7. Before us, the learned authorised representative for the assessee submitted that as per the agreement the assessee had only the right to use the brand. He referred to clause B of the agreement placed at page 16 of the paper book in which it was mentioned that the assessee had been granted exclusive licence to use brand name in respect of weighing machines and instruments. Further clause (1) on the same page also mentioned that the proprietor granted to the user the exclusive licence and permission to use the brand name. It was thus clear that the assessee had been allowed only right to use brand and expenditure incurred for use of the brand for the purpose of business has to be allowed as revenue expenditure. The learned authorised representative also submitted that the Assessing Officer in the assessment years 1999-00 to 2001-02 had already allowed the claim of the assessee and assessment in the assessment year 2001-02 had been concluded after scrutiny under section 143(3) a copy of which was available at pages 101 to 103 of the paper book. It was also submitted that the assessee had acquired trade mark in terms of the agreement dated June 1, 1998 and therefore, the assessee had acquired trade mark after April 1, 1998. Thus the provisions of section 32(1)(ii) were applicable in the case of the assessee as per which trade mark was an intangible asset on which depreciation was allowable at 25 per cent. if acquired on or after April 1, 1998. It was pointed out that the assessee had made claim only at 20 per cent. which was lower than the depreciation allowable and therefore, the assessee had not derived any tax advantage. Further despite the disallowance made by the Assessing Officer, the assessee was covered under section 115JB and had paid only minimum alternate tax (MAT). It was accordingly urged that the claim made by the assessee should be upheld.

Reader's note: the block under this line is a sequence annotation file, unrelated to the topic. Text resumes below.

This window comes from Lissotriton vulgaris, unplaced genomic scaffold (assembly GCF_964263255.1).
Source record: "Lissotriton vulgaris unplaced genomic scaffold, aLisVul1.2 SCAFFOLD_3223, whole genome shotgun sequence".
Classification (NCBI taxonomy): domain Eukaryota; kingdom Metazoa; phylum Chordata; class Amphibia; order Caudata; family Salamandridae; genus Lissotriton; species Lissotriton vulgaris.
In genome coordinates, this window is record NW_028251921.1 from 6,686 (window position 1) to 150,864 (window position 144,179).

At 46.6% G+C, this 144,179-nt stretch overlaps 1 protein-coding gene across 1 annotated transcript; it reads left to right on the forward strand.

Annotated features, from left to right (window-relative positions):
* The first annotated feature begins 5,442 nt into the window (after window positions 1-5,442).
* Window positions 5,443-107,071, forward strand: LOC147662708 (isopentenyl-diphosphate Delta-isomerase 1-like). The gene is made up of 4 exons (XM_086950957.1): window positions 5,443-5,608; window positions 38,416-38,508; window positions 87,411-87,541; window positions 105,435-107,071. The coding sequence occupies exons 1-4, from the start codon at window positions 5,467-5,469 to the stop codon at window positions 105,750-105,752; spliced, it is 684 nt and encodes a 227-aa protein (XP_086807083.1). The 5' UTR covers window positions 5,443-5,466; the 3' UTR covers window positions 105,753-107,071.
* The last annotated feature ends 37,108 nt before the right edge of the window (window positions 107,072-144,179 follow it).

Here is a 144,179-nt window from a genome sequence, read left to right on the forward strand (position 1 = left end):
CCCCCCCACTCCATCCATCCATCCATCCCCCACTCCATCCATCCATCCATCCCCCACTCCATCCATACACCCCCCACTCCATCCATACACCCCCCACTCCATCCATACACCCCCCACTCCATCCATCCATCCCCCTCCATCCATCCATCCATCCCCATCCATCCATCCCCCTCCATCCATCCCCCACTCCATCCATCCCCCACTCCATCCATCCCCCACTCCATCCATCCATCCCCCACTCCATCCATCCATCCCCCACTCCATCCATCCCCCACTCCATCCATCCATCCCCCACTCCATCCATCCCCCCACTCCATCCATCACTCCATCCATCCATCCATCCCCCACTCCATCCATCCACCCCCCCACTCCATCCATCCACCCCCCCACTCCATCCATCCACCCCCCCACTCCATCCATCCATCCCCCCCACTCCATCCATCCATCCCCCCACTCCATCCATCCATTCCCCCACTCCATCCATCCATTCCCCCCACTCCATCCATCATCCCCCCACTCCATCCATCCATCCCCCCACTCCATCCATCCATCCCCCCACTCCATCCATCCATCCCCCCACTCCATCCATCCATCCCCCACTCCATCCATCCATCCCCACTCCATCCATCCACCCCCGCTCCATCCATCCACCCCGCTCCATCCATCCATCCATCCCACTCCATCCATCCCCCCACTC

8. The learned Departmental representative on the other hand strongly supported the orders of authorities below and argued that the assessee had sold the brand name along with certain personal scale business after five years which made it clear that the assessee was the owner of the brand and therefore expenditure had been incurred for acquisition of capital asset which was not allowable. It was also submitted that merely because the claim had been allowed in the earlier year, it did not give any right or confer any legal authority in favour of the assessee that in subsequent years also the mistake should be allowed to perpetuate as held by the hon’ble High Court of Rajasthan in the case of CIT v. Foss Electronic (Denmark) [2003] 263 ITR 125.